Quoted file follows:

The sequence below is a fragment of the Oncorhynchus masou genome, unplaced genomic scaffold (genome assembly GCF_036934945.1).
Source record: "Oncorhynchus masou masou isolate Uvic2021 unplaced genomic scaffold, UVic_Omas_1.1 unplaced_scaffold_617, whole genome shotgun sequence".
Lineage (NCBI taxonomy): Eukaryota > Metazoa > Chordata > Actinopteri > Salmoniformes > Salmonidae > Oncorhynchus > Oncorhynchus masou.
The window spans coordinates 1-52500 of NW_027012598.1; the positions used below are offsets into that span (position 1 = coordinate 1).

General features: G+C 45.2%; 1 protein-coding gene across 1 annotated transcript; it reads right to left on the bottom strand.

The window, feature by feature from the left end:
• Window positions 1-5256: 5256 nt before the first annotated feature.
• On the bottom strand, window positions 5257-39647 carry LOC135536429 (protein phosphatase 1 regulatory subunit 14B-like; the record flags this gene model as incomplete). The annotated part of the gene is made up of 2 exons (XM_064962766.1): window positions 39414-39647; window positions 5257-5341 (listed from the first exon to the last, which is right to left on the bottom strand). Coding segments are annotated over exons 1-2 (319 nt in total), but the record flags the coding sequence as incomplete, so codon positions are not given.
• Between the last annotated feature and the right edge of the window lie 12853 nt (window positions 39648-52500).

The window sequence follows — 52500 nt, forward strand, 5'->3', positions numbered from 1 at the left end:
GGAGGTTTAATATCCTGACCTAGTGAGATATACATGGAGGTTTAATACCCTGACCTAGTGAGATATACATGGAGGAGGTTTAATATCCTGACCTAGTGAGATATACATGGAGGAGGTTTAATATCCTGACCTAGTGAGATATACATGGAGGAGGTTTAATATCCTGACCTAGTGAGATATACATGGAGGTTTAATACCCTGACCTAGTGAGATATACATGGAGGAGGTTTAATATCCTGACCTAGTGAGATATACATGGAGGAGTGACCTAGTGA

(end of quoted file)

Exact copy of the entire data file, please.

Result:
The sequence below is a fragment of the Oncorhynchus masou genome, unplaced genomic scaffold (genome assembly GCF_036934945.1).
Source record: "Oncorhynchus masou masou isolate Uvic2021 unplaced genomic scaffold, UVic_Omas_1.1 unplaced_scaffold_617, whole genome shotgun sequence".
Lineage (NCBI taxonomy): Eukaryota > Metazoa > Chordata > Actinopteri > Salmoniformes > Salmonidae > Oncorhynchus > Oncorhynchus masou.
The window spans coordinates 1-52500 of NW_027012598.1; the positions used below are offsets into that span (position 1 = coordinate 1).

General features: G+C 45.2%; 1 protein-coding gene across 1 annotated transcript; it reads right to left on the bottom strand.

The window, feature by feature from the left end:
• Window positions 1-5256: 5256 nt before the first annotated feature.
• On the bottom strand, window positions 5257-39647 carry LOC135536429 (protein phosphatase 1 regulatory subunit 14B-like; the record flags this gene model as incomplete). The annotated part of the gene is made up of 2 exons (XM_064962766.1): window positions 39414-39647; window positions 5257-5341 (listed from the first exon to the last, which is right to left on the bottom strand). Coding segments are annotated over exons 1-2 (319 nt in total), but the record flags the coding sequence as incomplete, so codon positions are not given.
• Between the last annotated feature and the right edge of the window lie 12853 nt (window positions 39648-52500).

The window sequence follows — 52500 nt, forward strand, 5'->3', positions numbered from 1 at the left end:
GGAGGTTTAATATCCTGACCTAGTGAGATATACATGGAGGTTTAATACCCTGACCTAGTGAGATATACATGGAGGAGGTTTAATATCCTGACCTAGTGAGATATACATGGAGGAGGTTTAATATCCTGACCTAGTGAGATATACATGGAGGAGGTTTAATATCCTGACCTAGTGAGATATACATGGAGGTTTAATACCCTGACCTAGTGAGATATACATGGAGGAGGTTTAATATCCTGACCTAGTGAGATATACATGGAGGAGTGACCTAGTGA